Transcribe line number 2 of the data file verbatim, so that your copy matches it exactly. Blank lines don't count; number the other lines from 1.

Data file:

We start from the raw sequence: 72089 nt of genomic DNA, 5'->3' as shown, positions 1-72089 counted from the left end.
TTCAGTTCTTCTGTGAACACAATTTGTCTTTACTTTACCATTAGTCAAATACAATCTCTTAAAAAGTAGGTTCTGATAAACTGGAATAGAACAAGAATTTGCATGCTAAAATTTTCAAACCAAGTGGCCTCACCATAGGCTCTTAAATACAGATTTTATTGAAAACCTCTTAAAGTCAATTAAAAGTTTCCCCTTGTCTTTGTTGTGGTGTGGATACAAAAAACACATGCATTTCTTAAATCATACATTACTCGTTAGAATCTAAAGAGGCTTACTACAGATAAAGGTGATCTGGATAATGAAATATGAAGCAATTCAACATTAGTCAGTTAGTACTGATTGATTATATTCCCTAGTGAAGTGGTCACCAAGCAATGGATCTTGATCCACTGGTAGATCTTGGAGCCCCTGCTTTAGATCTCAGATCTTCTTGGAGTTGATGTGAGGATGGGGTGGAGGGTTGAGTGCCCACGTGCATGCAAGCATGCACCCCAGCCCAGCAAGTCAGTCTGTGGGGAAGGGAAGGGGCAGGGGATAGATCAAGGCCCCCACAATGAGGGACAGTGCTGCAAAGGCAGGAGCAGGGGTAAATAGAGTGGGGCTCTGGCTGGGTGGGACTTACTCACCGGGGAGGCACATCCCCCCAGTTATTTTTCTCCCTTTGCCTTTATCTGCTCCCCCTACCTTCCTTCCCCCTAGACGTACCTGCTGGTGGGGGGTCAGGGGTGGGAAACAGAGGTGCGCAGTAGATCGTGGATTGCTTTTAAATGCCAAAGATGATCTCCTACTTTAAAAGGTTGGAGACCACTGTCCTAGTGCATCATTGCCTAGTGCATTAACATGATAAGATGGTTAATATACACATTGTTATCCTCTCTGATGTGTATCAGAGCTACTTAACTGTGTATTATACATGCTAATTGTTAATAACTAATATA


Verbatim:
TTCAGTTCTTCTGTGAACACAATTTGTCTTTACTTTACCATTAGTCAAATACAATCTCTTAAAAAGTAGGTTCTGATAAACTGGAATAGAACAAGAATTTGCATGCTAAAATTTTCAAACCAAGTGGCCTCACCATAGGCTCTTAAATACAGATTTTATTGAAAACCTCTTAAAGTCAATTAAAAGTTTCCCCTTGTCTTTGTTGTGGTGTGGATACAAAAAACACATGCATTTCTTAAATCATACATTACTCGTTAGAATCTAAAGAGGCTTACTACAGATAAAGGTGATCTGGATAATGAAATATGAAGCAATTCAACATTAGTCAGTTAGTACTGATTGATTATATTCCCTAGTGAAGTGGTCACCAAGCAATGGATCTTGATCCACTGGTAGATCTTGGAGCCCCTGCTTTAGATCTCAGATCTTCTTGGAGTTGATGTGAGGATGGGGTGGAGGGTTGAGTGCCCACGTGCATGCAAGCATGCACCCCAGCCCAGCAAGTCAGTCTGTGGGGAAGGGAAGGGGCAGGGGATAGATCAAGGCCCCCACAATGAGGGACAGTGCTGCAAAGGCAGGAGCAGGGGTAAATAGAGTGGGGCTCTGGCTGGGTGGGACTTACTCACCGGGGAGGCACATCCCCCCAGTTATTTTTCTCCCTTTGCCTTTATCTGCTCCCCCTACCTTCCTTCCCCCTAGACGTACCTGCTGGTGGGGGGTCAGGGGTGGGAAACAGAGGTGCGCAGTAGATCGTGGATTGCTTTTAAATGCCAAAGATGATCTCCTACTTTAAAAGGTTGGAGACCACTGTCCTAGTGCATCATTGCCTAGTGCATTAACATGATAAGATGGTTAATATACACATTGTTATCCTCTCTGATGTGTATCAGAGCTACTTAACTGTGTATTATACATGCTAATTGTTAATAACTAATATA